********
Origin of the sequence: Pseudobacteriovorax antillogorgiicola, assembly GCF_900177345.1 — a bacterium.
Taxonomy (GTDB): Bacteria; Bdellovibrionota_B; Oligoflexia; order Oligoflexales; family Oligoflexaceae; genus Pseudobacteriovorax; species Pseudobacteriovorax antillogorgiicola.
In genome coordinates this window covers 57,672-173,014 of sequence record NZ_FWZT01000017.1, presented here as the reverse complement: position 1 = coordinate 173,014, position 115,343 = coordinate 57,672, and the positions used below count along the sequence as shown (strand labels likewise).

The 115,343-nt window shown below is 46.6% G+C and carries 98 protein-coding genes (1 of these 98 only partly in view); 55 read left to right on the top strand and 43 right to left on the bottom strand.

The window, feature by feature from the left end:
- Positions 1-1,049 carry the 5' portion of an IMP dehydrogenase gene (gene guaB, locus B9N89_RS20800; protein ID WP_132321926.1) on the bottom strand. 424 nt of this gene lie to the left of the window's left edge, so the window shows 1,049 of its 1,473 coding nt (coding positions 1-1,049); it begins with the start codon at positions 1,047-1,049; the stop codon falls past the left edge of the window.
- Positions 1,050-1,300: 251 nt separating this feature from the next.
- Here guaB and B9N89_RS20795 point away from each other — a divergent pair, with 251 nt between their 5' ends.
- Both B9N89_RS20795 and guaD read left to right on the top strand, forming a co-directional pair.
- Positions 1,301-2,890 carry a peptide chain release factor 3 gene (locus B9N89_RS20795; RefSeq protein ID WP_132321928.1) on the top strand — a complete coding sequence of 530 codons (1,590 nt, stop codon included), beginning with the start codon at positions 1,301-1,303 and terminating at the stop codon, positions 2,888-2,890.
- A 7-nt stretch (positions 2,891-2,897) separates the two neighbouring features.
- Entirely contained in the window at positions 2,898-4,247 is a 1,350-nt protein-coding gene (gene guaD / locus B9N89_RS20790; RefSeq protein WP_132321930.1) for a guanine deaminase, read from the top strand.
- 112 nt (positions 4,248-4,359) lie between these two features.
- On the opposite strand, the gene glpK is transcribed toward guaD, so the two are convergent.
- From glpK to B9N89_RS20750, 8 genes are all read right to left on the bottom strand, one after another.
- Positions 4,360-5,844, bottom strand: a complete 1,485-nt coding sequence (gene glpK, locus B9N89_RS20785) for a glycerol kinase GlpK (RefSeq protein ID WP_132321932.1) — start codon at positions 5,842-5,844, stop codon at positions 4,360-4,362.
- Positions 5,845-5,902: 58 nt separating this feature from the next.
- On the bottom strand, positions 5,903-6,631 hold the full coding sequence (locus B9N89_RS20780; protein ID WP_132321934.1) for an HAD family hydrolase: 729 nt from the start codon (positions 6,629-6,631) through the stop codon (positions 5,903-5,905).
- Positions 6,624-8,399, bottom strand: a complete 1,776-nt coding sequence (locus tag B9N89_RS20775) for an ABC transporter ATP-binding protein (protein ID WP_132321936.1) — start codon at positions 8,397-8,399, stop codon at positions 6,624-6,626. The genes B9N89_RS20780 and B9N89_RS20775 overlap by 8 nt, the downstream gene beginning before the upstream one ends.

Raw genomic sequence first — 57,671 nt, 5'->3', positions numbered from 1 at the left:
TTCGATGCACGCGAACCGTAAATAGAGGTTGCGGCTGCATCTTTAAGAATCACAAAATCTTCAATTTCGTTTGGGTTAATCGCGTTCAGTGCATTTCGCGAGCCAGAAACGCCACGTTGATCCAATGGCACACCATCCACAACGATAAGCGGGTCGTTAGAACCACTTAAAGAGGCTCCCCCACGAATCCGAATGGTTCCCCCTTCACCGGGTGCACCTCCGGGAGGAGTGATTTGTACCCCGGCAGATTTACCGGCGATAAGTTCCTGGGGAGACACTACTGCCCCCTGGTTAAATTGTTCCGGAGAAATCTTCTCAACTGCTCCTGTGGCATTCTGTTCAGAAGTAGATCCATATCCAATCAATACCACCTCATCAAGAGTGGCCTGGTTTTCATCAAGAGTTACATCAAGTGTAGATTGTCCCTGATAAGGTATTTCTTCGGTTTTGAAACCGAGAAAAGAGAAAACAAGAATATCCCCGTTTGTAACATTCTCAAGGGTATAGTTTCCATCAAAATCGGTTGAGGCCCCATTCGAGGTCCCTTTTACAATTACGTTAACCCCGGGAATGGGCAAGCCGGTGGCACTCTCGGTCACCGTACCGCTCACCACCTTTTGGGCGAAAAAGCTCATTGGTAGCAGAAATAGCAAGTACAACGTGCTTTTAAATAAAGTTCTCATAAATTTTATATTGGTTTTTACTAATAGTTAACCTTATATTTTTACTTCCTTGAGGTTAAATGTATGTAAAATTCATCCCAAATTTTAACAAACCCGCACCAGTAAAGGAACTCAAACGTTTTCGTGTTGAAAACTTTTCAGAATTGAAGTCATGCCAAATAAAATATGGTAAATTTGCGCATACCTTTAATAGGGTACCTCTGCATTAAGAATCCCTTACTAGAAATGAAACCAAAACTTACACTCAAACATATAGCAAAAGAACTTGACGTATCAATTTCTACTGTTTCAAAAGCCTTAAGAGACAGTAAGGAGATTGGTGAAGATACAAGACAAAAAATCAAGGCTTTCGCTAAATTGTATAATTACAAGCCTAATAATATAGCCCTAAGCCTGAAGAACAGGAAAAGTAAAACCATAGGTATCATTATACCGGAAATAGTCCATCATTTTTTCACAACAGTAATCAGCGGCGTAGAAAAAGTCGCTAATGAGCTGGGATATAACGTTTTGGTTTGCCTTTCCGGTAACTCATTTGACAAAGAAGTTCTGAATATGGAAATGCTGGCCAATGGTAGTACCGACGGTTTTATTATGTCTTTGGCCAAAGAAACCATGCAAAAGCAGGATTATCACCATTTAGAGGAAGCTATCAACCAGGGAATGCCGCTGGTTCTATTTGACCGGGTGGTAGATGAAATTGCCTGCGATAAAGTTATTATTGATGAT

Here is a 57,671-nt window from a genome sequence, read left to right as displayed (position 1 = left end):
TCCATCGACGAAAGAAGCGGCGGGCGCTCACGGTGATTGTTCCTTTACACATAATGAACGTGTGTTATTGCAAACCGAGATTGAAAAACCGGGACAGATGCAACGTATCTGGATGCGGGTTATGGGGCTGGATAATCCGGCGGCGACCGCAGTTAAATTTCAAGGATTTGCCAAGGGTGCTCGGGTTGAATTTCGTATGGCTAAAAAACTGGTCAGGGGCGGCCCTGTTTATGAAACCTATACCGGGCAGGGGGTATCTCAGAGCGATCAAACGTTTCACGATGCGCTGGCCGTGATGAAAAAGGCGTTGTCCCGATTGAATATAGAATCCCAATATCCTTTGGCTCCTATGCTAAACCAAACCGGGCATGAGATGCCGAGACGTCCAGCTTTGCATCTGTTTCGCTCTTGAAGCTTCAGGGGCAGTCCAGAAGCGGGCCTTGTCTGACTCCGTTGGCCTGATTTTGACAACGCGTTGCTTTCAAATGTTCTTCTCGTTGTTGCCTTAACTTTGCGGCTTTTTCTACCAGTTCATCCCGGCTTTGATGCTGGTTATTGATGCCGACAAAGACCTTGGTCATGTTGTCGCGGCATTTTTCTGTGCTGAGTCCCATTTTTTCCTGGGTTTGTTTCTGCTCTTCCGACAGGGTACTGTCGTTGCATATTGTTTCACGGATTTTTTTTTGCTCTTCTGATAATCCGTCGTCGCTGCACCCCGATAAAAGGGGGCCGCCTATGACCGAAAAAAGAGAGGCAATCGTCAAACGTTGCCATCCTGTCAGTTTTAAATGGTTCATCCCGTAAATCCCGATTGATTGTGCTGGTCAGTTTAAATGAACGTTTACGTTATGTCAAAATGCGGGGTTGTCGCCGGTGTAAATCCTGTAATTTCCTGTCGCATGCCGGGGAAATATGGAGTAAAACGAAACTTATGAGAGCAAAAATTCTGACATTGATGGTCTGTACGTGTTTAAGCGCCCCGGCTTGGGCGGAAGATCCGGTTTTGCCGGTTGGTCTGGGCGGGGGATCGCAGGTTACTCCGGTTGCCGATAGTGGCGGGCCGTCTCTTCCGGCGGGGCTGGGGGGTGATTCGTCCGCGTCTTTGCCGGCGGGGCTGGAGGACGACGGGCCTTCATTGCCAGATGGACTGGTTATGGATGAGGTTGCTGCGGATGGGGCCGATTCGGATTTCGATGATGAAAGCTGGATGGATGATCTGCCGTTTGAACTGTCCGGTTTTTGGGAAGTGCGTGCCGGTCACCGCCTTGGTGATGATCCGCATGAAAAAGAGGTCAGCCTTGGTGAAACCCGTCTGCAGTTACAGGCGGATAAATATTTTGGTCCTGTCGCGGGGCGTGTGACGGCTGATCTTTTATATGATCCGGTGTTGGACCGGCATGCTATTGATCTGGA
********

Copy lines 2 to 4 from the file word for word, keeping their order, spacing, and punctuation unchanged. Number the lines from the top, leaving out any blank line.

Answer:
Taxonomy (GTDB): Bacteria; Bdellovibrionota_B; Oligoflexia; order Oligoflexales; family Oligoflexaceae; genus Pseudobacteriovorax; species Pseudobacteriovorax antillogorgiicola.
In genome coordinates this window covers 57,672-173,014 of sequence record NZ_FWZT01000017.1, presented here as the reverse complement: position 1 = coordinate 173,014, position 115,343 = coordinate 57,672, and the positions used below count along the sequence as shown (strand labels likewise).

The 115,343-nt window shown below is 46.6% G+C and carries 98 protein-coding genes (1 of these 98 only partly in view); 55 read left to right on the top strand and 43 right to left on the bottom strand.